Limitations of Detecting Genetic Variants from the RNA-Seq Data in Tissue and FNA Samples
Dr. Cihan Kaya, Ms. Princesca Dorsaint, Ms. Stephanie Mercurio, Mr. Alexander M Campbell, Mr. Kenneth Wha Eng, Dr. Marina N. Nikiforova, Dr. Olivier Elemento, Dr. Yuri E. Nikiforov, and Dr. Andrea Sboner
Genetic profiling of resected tumor or biopsy samples is increasingly used for cancer diagnosis and selecting therapy for thyroid and other cancer types. Although mutations occur in cell DNA and are typically detected using DNA sequencing, recent attempts focused on detecting pathogenic variants from RNA. The aim of this study was to determine the completeness of capturing mutations using RNA sequencing in thyroid tissue and fineneedle aspiration (FNA) samples
To compare the detection rate of mutations between DNA and RNA sequencing, 35 tissue samples were analyzed in parallel by whole exome DNA sequencing (WES) and whole transcriptome RNA sequencing (RNA-Seq) at two study sites. Then, DNA and RNA from 44 thyroid FNA and 47 tissue samples were studied using both targeted DNA sequencing and RNA-Seq.
Out of 162 genetic variants identified by WES of DNA in 35 tissue samples, 77 (48%) were captured by RNA-Seq, with a detection rate of 49% at site #1 and 46% at site #2 and no difference between thyroid and non-thyroid samples. Targeted DNA sequencing of 91 thyroid tissue and FNA samples detected 118 pathogenic variants, of which 57 (48%) were identified by RNA-Seq. For DNA variants present at >10% AF, the detection rate of RNASeq was 62% and for those at low (5-10%) AF the detection rate of RNASeq was 7% (p10% AF and 11% of mutations present at 5-10% AF were captured by RNA-Seq. As expected, none of TERT promoter mutations were identified by RNA-Seq. The rate of mutation detection by RNA-Seq was lower in FNA samples than in tissue samples (32% vs 49%, p=0.02).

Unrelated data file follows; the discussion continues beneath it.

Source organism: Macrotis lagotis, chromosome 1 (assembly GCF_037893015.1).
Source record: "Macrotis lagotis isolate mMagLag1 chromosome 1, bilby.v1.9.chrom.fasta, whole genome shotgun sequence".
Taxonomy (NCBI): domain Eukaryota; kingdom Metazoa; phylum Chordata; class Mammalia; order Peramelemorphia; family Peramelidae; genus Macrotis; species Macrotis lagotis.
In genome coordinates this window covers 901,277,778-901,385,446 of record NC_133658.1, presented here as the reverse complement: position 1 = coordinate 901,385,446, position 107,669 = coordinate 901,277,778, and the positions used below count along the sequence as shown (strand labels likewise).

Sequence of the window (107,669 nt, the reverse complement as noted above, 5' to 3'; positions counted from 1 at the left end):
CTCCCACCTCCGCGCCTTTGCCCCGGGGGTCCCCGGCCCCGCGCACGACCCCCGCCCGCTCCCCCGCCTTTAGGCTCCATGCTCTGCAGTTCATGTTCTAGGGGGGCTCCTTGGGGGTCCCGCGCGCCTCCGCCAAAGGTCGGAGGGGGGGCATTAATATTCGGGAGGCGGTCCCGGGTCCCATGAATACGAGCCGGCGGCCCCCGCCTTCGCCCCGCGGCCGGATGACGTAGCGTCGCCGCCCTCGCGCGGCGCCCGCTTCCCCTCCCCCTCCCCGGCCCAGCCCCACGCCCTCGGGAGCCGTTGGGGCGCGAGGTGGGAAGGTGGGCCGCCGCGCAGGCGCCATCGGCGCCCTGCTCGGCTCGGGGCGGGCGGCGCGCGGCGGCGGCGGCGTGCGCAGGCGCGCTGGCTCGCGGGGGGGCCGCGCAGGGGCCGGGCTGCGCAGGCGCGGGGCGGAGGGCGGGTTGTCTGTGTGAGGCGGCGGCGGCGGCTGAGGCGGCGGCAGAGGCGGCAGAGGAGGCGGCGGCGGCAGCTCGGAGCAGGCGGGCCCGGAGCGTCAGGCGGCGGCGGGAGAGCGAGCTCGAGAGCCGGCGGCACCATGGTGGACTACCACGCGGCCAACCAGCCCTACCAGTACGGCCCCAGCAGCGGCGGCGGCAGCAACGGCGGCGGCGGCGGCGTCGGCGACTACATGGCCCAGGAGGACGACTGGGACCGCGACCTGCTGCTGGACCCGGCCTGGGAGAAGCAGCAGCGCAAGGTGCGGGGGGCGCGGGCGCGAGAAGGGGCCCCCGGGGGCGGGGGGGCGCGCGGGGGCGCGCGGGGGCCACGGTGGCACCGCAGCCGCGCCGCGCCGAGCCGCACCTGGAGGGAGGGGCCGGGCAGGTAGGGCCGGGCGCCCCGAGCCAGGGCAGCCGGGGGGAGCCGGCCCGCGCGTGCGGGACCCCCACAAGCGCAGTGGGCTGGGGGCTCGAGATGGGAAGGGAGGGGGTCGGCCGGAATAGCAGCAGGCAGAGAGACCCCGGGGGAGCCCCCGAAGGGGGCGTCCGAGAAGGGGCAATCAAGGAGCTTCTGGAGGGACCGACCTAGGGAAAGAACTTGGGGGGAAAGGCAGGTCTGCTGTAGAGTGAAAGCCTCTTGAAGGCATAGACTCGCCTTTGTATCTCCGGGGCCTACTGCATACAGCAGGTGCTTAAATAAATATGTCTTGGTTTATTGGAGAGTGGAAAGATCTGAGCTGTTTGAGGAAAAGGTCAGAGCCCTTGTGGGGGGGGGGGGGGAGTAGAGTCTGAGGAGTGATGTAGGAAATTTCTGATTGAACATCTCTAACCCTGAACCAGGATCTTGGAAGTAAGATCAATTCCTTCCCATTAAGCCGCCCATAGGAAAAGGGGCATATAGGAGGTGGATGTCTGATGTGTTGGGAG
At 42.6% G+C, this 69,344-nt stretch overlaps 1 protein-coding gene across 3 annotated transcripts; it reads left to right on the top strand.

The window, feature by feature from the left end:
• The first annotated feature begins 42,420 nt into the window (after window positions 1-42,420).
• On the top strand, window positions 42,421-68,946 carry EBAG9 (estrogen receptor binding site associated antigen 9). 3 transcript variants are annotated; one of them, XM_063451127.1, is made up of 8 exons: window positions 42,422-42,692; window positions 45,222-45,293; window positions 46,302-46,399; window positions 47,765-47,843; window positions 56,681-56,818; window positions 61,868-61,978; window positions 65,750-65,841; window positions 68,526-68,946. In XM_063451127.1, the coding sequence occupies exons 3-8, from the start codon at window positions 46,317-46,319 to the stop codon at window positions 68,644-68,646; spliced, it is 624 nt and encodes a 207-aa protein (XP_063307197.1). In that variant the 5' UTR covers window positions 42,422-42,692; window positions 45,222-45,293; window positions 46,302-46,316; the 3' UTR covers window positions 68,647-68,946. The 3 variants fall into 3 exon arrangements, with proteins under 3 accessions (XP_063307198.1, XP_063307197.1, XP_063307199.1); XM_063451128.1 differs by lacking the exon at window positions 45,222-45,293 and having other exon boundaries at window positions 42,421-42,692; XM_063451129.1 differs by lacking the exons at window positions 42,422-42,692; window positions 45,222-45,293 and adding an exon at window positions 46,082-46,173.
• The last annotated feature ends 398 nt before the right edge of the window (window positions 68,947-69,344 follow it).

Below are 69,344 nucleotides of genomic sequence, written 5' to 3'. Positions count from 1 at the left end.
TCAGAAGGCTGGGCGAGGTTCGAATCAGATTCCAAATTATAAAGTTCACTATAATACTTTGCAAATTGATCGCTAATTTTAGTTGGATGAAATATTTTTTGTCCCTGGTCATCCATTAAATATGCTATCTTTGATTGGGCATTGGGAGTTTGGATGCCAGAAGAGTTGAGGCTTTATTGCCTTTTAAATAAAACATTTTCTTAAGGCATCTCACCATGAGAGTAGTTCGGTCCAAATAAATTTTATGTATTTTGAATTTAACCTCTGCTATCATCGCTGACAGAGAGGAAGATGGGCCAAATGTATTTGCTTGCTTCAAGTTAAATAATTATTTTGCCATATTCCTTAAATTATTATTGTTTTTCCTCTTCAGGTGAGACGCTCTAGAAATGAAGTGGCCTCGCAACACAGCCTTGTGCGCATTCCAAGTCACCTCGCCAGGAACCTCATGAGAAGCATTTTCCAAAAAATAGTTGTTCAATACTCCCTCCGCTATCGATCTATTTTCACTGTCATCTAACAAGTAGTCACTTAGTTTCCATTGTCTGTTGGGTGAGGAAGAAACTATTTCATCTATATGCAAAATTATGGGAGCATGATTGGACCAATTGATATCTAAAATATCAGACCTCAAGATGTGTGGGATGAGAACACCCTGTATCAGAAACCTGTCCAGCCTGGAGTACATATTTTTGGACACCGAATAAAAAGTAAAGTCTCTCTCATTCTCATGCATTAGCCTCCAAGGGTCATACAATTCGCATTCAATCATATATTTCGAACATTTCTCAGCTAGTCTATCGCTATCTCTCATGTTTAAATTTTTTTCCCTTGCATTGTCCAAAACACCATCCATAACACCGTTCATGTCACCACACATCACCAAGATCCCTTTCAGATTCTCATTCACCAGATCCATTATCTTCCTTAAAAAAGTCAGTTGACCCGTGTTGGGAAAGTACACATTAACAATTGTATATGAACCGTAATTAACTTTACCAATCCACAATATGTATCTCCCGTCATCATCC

In this study, RNA-Seq analysis detected only 46-49% of pathogenic variants identifiable by sequencing of tumor DNA. Detection of mutations by RNASeq was more successful for mutations present at a high allele frequency. Mutations were more often missed by RNA-Seq when present at low frequency or when tested on FNA samples. All TERT mutations were missed by RNA-Seq. These data suggest that RNA-Seq does not detect a significant proportion of clinically relevant mutations and should be used with caution in clinical practice for detecting DNA mutations.